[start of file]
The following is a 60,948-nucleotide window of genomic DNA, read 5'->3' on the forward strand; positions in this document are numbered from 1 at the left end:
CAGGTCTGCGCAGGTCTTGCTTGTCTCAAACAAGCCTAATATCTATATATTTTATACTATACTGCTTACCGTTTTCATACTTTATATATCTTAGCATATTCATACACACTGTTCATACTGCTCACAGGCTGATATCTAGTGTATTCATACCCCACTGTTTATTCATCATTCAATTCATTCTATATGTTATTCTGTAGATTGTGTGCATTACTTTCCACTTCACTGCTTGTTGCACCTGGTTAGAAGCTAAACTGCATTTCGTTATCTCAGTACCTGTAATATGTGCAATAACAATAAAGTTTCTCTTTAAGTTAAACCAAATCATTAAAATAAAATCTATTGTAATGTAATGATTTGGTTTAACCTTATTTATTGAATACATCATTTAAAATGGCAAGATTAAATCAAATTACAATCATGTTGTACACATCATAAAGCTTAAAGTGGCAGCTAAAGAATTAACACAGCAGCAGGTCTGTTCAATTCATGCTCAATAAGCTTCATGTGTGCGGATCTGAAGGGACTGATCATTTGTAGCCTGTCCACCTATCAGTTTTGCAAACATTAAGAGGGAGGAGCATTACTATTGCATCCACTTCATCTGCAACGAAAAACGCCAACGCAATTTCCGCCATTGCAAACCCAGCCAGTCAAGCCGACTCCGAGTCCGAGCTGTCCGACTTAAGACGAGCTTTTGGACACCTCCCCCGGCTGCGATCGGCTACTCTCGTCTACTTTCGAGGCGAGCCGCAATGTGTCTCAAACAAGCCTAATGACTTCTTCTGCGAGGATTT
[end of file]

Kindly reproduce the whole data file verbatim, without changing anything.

The following is a 60,948-nucleotide window of genomic DNA, read 5'->3' on the forward strand; positions in this document are numbered from 1 at the left end:
CAGGTCTGCGCAGGTCTTGCTTGTCTCAAACAAGCCTAATATCTATATATTTTATACTATACTGCTTACCGTTTTCATACTTTATATATCTTAGCATATTCATACACACTGTTCATACTGCTCACAGGCTGATATCTAGTGTATTCATACCCCACTGTTTATTCATCATTCAATTCATTCTATATGTTATTCTGTAGATTGTGTGCATTACTTTCCACTTCACTGCTTGTTGCACCTGGTTAGAAGCTAAACTGCATTTCGTTATCTCAGTACCTGTAATATGTGCAATAACAATAAAGTTTCTCTTTAAGTTAAACCAAATCATTAAAATAAAATCTATTGTAATGTAATGATTTGGTTTAACCTTATTTATTGAATACATCATTTAAAATGGCAAGATTAAATCAAATTACAATCATGTTGTACACATCATAAAGCTTAAAGTGGCAGCTAAAGAATTAACACAGCAGCAGGTCTGTTCAATTCATGCTCAATAAGCTTCATGTGTGCGGATCTGAAGGGACTGATCATTTGTAGCCTGTCCACCTATCAGTTTTGCAAACATTAAGAGGGAGGAGCATTACTATTGCATCCACTTCATCTGCAACGAAAAACGCCAACGCAATTTCCGCCATTGCAAACCCAGCCAGTCAAGCCGACTCCGAGTCCGAGCTGTCCGACTTAAGACGAGCTTTTGGACACCTCCCCCGGCTGCGATCGGCTACTCTCGTCTACTTTCGAGGCGAGCCGCAATGTGTCTCAAACAAGCCTAATGACTTCTTCTGCGAGGATTT